Chancellor George Osborne’s stamp duty surcharge imposed on landlords and other second home buyers from April 1 prompted an enormous 142 per cent surge in mortgage lending to landlords.
The Council of Mortgage Lenders says landlords borrowed £7.1 billion in March - the latest available figures - which was up 87 per cent on the previous month (itself unusually high) and up no less than 142 per cent compared to March 2015.
“Activity was distorted in March due to a rush to beat changes to stamp duty, alongside the seasonal uptick in activity before Easter. While the increases are substantial, these supercharged levels of activity are likely to be temporary and will fall back over the summer months” warns Paul Smee, director general of the CML.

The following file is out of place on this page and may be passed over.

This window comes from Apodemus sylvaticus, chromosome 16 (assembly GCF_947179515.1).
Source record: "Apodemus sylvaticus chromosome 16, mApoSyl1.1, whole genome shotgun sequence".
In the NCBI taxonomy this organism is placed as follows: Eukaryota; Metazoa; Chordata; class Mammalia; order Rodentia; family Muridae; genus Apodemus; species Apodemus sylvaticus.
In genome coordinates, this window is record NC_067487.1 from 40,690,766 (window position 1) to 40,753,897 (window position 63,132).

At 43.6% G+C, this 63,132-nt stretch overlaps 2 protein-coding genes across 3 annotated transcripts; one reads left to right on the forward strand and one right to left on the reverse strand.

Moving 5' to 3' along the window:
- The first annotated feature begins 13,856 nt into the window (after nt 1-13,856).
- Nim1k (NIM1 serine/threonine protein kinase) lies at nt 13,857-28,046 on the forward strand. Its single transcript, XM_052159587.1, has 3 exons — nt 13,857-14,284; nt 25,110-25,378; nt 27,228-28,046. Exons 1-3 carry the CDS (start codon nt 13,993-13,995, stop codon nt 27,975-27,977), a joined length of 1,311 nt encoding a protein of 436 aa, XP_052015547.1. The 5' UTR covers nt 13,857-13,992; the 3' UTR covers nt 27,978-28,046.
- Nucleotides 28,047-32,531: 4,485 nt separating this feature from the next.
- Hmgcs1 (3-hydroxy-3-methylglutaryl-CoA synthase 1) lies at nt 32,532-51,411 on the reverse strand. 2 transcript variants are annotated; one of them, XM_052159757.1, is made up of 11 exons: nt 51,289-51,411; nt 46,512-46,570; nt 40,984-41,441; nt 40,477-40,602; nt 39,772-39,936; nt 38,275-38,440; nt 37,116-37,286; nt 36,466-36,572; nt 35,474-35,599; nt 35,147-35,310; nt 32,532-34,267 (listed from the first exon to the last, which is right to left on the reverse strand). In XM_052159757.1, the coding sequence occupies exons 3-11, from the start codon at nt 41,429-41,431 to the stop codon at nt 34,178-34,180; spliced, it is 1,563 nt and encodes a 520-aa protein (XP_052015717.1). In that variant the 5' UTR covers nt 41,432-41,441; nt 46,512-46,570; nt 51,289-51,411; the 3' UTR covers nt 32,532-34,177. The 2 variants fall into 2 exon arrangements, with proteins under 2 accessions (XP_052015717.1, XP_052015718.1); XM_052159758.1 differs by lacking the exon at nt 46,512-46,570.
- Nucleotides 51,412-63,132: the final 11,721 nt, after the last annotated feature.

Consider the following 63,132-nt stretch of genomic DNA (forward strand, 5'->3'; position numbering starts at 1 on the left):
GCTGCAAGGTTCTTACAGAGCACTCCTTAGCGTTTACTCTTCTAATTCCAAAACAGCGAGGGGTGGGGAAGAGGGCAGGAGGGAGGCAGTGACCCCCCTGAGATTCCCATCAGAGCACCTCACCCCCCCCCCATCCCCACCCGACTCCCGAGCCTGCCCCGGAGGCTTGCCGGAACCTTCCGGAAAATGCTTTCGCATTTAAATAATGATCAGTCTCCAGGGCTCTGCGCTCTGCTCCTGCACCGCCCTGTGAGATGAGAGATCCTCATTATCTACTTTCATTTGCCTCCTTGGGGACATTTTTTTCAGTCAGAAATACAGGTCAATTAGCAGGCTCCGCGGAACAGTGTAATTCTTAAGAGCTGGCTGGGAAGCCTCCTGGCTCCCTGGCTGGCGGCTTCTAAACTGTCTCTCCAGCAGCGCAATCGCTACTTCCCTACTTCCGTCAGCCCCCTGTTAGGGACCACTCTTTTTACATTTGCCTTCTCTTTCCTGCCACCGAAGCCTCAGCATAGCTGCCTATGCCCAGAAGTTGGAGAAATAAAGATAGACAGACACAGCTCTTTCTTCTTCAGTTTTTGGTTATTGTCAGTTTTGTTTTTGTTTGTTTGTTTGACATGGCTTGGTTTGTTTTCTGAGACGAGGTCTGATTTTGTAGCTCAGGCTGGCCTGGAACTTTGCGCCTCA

“We estimate that there will be an average of 10,000 fewer mortgage transactions in April, May and June, which would largely offset the increase in mortgaged transactions that came through in March” predicts CML economist Mohammad Jamei.
“Just as the dust begins to settle on this stamp duty change, we’re likely to see further distortion caused by June’s EU referendum, which is already weighing on sentiment and affecting commercial property transactions and the wider economy. It is likely to feed into the residential property market, too. It may be that we have a housing market of two halves in 2016 - but we'll just have to wait and see” he says.